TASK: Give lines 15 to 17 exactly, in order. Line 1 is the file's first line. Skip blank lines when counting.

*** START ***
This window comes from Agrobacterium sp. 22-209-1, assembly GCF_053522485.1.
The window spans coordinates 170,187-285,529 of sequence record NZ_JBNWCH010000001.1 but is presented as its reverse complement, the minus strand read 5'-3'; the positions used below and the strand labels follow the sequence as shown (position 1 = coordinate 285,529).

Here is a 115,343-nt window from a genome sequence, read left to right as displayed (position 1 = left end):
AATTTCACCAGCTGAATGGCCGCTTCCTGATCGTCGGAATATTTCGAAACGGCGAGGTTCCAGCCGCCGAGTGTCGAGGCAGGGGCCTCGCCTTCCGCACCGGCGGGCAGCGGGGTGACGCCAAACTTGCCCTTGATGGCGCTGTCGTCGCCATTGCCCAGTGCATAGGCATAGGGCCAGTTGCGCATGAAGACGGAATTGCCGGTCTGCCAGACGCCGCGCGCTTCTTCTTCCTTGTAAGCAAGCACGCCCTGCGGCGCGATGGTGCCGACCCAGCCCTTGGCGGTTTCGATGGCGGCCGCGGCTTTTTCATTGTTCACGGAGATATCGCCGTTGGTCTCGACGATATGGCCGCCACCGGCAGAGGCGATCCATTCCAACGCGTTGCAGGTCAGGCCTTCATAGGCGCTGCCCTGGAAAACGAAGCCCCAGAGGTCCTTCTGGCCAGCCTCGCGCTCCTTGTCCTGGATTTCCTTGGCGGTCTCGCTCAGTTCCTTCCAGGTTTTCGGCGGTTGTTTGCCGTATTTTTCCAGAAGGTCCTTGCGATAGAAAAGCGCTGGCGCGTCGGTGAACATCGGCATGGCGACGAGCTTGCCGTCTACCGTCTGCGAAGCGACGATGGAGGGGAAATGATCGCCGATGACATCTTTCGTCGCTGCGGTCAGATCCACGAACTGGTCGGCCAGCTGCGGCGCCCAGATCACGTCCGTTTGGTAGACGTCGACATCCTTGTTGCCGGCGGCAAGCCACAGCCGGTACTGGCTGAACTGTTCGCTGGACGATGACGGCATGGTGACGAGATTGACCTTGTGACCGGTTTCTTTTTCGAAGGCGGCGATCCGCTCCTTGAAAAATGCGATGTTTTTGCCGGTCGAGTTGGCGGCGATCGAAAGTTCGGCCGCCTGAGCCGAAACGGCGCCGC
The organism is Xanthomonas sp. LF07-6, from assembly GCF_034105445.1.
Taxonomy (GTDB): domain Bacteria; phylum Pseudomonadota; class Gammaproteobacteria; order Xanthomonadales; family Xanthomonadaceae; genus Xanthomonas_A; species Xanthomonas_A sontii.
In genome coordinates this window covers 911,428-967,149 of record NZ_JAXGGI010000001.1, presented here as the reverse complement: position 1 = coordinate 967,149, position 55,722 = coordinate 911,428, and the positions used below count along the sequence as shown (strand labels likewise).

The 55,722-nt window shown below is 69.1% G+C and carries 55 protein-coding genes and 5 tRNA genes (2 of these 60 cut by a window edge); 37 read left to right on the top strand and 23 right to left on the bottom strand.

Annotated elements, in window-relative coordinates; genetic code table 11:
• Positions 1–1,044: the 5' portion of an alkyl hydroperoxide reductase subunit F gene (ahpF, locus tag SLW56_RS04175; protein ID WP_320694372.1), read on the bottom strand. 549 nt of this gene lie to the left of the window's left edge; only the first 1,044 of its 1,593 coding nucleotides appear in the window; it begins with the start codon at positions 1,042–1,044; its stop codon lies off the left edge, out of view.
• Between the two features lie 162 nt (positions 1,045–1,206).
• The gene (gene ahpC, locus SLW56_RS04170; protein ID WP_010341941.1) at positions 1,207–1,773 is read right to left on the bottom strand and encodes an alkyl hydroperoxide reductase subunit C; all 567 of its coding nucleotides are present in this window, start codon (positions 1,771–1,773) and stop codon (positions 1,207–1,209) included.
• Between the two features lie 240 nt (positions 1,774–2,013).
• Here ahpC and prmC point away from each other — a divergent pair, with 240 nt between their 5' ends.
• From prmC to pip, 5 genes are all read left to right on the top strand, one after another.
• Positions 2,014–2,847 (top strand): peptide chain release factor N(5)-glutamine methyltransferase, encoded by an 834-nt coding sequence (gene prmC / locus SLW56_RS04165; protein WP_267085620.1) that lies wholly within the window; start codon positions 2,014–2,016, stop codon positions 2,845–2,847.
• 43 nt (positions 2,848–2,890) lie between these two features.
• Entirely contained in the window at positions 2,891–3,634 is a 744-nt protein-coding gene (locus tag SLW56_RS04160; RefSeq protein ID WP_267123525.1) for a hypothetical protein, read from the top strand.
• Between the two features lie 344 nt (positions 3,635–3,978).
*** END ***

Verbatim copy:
• From prmC to pip, 5 genes are all read left to right on the top strand, one after another.
• Positions 2,014–2,847 (top strand): peptide chain release factor N(5)-glutamine methyltransferase, encoded by an 834-nt coding sequence (gene prmC / locus SLW56_RS04165; protein WP_267085620.1) that lies wholly within the window; start codon positions 2,014–2,016, stop codon positions 2,845–2,847.
• 43 nt (positions 2,848–2,890) lie between these two features.